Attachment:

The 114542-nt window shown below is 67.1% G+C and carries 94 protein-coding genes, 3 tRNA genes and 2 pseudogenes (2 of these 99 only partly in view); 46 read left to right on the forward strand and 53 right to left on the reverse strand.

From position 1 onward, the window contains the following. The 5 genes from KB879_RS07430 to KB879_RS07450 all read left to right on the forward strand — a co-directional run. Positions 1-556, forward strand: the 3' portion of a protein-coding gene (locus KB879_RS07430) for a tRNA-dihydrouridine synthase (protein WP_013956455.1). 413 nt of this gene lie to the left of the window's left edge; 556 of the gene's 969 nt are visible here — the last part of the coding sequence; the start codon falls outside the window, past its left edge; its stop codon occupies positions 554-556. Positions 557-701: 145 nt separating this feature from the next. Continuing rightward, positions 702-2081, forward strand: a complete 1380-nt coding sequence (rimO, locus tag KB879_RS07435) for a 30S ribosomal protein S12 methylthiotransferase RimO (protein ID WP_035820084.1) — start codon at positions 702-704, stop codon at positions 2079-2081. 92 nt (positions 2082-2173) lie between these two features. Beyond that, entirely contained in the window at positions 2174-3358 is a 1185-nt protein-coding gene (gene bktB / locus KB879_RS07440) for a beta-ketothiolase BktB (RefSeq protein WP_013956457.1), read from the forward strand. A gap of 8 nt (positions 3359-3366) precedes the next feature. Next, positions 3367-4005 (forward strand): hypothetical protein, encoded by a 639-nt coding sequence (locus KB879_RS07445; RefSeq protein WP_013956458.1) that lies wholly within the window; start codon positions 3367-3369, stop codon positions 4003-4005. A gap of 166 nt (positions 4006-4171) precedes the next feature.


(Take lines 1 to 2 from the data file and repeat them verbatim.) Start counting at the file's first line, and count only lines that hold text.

The 114542-nt window shown below is 67.1% G+C and carries 94 protein-coding genes, 3 tRNA genes and 2 pseudogenes (2 of these 99 only partly in view); 46 read left to right on the forward strand and 53 right to left on the reverse strand.

From position 1 onward, the window contains the following. The 5 genes from KB879_RS07430 to KB879_RS07450 all read left to right on the forward strand — a co-directional run. Positions 1-556, forward strand: the 3' portion of a protein-coding gene (locus KB879_RS07430) for a tRNA-dihydrouridine synthase (protein WP_013956455.1). 413 nt of this gene lie to the left of the window's left edge; 556 of the gene's 969 nt are visible here — the last part of the coding sequence; the start codon falls outside the window, past its left edge; its stop codon occupies positions 554-556. Positions 557-701: 145 nt separating this feature from the next. Continuing rightward, positions 702-2081, forward strand: a complete 1380-nt coding sequence (rimO, locus tag KB879_RS07435) for a 30S ribosomal protein S12 methylthiotransferase RimO (protein ID WP_035820084.1) — start codon at positions 702-704, stop codon at positions 2079-2081. 92 nt (positions 2082-2173) lie between these two features. Beyond that, entirely contained in the window at positions 2174-3358 is a 1185-nt protein-coding gene (gene bktB / locus KB879_RS07440) for a beta-ketothiolase BktB (RefSeq protein WP_013956457.1), read from the forward strand. A gap of 8 nt (positions 3359-3366) precedes the next feature. Next, positions 3367-4005 (forward strand): hypothetical protein, encoded by a 639-nt coding sequence (locus KB879_RS07445; RefSeq protein WP_013956458.1) that lies wholly within the window; start codon positions 3367-3369, stop codon positions 4003-4005. A gap of 166 nt (positions 4006-4171) precedes the next feature.